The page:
At the risk of getting my Filipino card revoked, I will confess that I haven’t eaten rice for weeks now. I can’t remember when I last ate it. It must’ve been before my trip to Edinburgh: I vaguely remember cooking rice for lunch one afternoon. (That I vaguely remember means that I haven’t been eating rice as much as I used to when I was in the Philippines.)
My vegan friends and I used to meet regularly for sleepovers and picnics, but when the pandemic brought the lockdowns, we adjusted to the situation just like everybody else. We created a Signal chat group where we updated each other with random news and new discoveries. These broke the monotony of my life being cooped in my studio, especially during the start when people were barely allowed to come out.
Last Friday, we went out to see Amélie the Musical at the Criterion Theater. My partner chose it because he loves the film a lot: it was one of the movies we watched during the height of the pandemic last year. (We played the movie in sync while on a Google Meet call, which is pretty much how we survived the long-distance relationship.)
It was surreal to get back inside the theater for the first time since COVID started, and seeing the West End bustling with so much life made me miss watching plays and movies in Manila. (Wicked has started showing again, while The Book of Mormon has been bombarding me with reminders that it will resume this November.)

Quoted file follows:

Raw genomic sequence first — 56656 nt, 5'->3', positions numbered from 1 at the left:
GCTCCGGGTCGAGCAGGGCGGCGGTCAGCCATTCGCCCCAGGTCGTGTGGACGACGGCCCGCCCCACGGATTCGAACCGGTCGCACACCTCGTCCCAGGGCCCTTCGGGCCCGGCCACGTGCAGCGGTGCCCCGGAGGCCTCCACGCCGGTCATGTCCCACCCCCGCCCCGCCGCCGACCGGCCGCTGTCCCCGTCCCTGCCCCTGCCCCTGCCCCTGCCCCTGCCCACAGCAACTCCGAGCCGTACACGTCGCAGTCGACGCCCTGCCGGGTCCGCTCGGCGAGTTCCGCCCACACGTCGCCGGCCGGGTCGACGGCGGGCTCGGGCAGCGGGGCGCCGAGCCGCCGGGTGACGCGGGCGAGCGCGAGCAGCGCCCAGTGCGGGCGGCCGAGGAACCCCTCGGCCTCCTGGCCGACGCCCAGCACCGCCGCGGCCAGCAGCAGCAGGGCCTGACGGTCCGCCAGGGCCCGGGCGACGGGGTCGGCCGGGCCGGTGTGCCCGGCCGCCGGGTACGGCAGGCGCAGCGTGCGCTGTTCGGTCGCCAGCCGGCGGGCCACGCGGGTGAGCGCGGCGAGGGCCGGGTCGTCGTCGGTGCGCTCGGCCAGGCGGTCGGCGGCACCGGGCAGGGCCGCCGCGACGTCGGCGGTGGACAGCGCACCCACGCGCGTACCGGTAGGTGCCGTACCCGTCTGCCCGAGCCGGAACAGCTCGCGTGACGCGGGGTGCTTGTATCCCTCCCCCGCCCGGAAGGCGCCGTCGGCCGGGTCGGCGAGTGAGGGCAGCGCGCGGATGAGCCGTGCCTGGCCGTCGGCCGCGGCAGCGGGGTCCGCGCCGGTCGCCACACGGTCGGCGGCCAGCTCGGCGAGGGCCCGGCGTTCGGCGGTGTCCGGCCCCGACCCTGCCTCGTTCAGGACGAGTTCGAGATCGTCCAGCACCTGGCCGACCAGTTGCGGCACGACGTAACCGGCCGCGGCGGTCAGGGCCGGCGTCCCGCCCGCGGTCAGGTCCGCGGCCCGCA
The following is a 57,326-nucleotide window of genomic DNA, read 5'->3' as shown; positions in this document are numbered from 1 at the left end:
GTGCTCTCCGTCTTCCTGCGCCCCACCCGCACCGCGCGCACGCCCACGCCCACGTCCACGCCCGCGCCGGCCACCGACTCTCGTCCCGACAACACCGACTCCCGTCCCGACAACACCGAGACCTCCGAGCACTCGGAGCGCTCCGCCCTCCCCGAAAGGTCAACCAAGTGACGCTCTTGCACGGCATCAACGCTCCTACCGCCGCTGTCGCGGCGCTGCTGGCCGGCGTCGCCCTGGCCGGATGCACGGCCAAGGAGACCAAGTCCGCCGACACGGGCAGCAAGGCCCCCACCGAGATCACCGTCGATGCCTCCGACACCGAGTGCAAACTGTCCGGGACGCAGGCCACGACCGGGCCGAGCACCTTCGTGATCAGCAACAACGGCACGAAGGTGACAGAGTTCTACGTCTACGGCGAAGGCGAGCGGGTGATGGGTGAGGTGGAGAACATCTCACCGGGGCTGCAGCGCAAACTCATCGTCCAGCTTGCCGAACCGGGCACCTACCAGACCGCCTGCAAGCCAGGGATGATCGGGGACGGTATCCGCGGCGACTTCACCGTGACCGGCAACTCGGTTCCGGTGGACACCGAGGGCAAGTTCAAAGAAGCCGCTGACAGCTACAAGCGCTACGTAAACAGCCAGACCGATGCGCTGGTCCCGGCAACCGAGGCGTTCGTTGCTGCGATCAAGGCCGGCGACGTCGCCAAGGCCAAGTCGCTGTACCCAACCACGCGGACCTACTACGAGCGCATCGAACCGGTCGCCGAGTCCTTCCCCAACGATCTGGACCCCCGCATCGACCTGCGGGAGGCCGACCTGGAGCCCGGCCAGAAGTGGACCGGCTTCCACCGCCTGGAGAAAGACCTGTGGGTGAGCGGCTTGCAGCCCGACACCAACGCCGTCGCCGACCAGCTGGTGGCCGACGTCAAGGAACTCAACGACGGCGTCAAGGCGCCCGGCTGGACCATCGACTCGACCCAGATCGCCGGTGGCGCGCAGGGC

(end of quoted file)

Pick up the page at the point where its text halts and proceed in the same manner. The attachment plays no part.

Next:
Do you ever think about dying? I mean, genuinely think about not existing anymore: not breathing, living in the past tense forever—a nothing?
Autumn is coming. It’s not here yet, but I can already feel the weather getting colder. The weather here has been generally chilly, but I think it’s because I’m used to the tropical heat in Manila (not to say that I liked Manila weather, but I’ve grown accustomed to the oppressive and humid climate to know how to work around it, such as: never to wear anything colored, unless I wanted sweat spots all over my shirt.
That reminds me of this one time in Singapore on my way to a meeting when I messed up with Google Maps’s directions, and I was left dripping in my own sweat—but I’ll save that for another story.)
“A good place to retire,” my fiancé said that afternoon as he pointed at a “For Lease” sign on one of the charming whitewashed houses here in Perast, a small village facing the Bay of Kotor, in Montenegro.